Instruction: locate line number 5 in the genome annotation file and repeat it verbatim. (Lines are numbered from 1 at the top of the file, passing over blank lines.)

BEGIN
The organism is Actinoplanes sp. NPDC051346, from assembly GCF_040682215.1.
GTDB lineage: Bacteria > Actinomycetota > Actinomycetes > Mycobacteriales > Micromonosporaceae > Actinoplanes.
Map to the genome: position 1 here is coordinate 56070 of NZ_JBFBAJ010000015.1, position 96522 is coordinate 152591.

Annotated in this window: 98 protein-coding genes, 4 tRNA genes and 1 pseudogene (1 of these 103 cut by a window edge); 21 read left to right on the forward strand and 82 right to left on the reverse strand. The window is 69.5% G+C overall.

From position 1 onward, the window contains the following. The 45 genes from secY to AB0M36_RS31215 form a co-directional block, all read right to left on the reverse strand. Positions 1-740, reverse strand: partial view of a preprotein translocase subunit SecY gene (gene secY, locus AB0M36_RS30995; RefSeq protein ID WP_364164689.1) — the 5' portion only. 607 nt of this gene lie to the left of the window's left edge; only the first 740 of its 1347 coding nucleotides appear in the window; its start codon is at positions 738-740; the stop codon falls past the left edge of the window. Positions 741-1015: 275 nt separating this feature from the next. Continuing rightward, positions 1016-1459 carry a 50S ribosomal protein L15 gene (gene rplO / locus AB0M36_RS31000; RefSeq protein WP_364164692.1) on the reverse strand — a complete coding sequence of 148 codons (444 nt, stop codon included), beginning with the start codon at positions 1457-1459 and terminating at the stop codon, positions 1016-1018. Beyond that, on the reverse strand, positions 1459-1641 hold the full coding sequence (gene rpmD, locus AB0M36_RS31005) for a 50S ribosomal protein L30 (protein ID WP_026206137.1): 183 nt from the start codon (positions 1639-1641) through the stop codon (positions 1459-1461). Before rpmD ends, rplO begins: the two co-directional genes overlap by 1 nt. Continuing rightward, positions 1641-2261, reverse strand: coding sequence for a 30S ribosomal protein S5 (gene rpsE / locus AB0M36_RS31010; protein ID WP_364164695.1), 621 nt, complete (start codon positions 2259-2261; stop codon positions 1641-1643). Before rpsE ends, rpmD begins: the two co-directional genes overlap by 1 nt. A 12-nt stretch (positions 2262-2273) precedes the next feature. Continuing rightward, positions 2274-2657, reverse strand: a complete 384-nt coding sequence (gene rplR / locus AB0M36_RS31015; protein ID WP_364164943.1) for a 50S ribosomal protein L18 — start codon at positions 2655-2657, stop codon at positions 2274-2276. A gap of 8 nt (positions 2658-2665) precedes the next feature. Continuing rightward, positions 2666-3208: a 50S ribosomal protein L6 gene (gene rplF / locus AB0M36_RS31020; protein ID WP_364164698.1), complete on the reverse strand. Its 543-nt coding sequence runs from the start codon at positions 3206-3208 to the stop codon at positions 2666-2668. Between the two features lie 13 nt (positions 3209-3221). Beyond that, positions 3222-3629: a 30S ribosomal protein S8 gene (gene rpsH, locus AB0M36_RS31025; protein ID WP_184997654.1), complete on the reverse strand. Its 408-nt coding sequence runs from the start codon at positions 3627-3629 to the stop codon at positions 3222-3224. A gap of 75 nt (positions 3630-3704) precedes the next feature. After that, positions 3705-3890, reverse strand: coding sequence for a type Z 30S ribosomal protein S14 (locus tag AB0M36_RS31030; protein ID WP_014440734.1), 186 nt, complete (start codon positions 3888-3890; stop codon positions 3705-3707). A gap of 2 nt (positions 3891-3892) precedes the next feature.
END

From position 1 onward, the window contains the following. The 45 genes from secY to AB0M36_RS31215 form a co-directional block, all read right to left on the reverse strand. Positions 1-740, reverse strand: partial view of a preprotein translocase subunit SecY gene (gene secY, locus AB0M36_RS30995; RefSeq protein ID WP_364164689.1) — the 5' portion only. 607 nt of this gene lie to the left of the window's left edge; only the first 740 of its 1347 coding nucleotides appear in the window; its start codon is at positions 738-740; the stop codon falls past the left edge of the window. Positions 741-1015: 275 nt separating this feature from the next. Continuing rightward, positions 1016-1459 carry a 50S ribosomal protein L15 gene (gene rplO / locus AB0M36_RS31000; RefSeq protein WP_364164692.1) on the reverse strand — a complete coding sequence of 148 codons (444 nt, stop codon included), beginning with the start codon at positions 1457-1459 and terminating at the stop codon, positions 1016-1018. Beyond that, on the reverse strand, positions 1459-1641 hold the full coding sequence (gene rpmD, locus AB0M36_RS31005) for a 50S ribosomal protein L30 (protein ID WP_026206137.1): 183 nt from the start codon (positions 1639-1641) through the stop codon (positions 1459-1461). Before rpmD ends, rplO begins: the two co-directional genes overlap by 1 nt. Continuing rightward, positions 1641-2261, reverse strand: coding sequence for a 30S ribosomal protein S5 (gene rpsE / locus AB0M36_RS31010; protein ID WP_364164695.1), 621 nt, complete (start codon positions 2259-2261; stop codon positions 1641-1643). Before rpsE ends, rpmD begins: the two co-directional genes overlap by 1 nt. A 12-nt stretch (positions 2262-2273) precedes the next feature. Continuing rightward, positions 2274-2657, reverse strand: a complete 384-nt coding sequence (gene rplR / locus AB0M36_RS31015; protein ID WP_364164943.1) for a 50S ribosomal protein L18 — start codon at positions 2655-2657, stop codon at positions 2274-2276. A gap of 8 nt (positions 2658-2665) precedes the next feature. Continuing rightward, positions 2666-3208: a 50S ribosomal protein L6 gene (gene rplF / locus AB0M36_RS31020; protein ID WP_364164698.1), complete on the reverse strand. Its 543-nt coding sequence runs from the start codon at positions 3206-3208 to the stop codon at positions 2666-2668. Between the two features lie 13 nt (positions 3209-3221). Beyond that, positions 3222-3629: a 30S ribosomal protein S8 gene (gene rpsH, locus AB0M36_RS31025; protein ID WP_184997654.1), complete on the reverse strand. Its 408-nt coding sequence runs from the start codon at positions 3627-3629 to the stop codon at positions 3222-3224. A gap of 75 nt (positions 3630-3704) precedes the next feature. After that, positions 3705-3890, reverse strand: coding sequence for a type Z 30S ribosomal protein S14 (locus tag AB0M36_RS31030; protein ID WP_014440734.1), 186 nt, complete (start codon positions 3888-3890; stop codon positions 3705-3707). A gap of 2 nt (positions 3891-3892) precedes the next feature.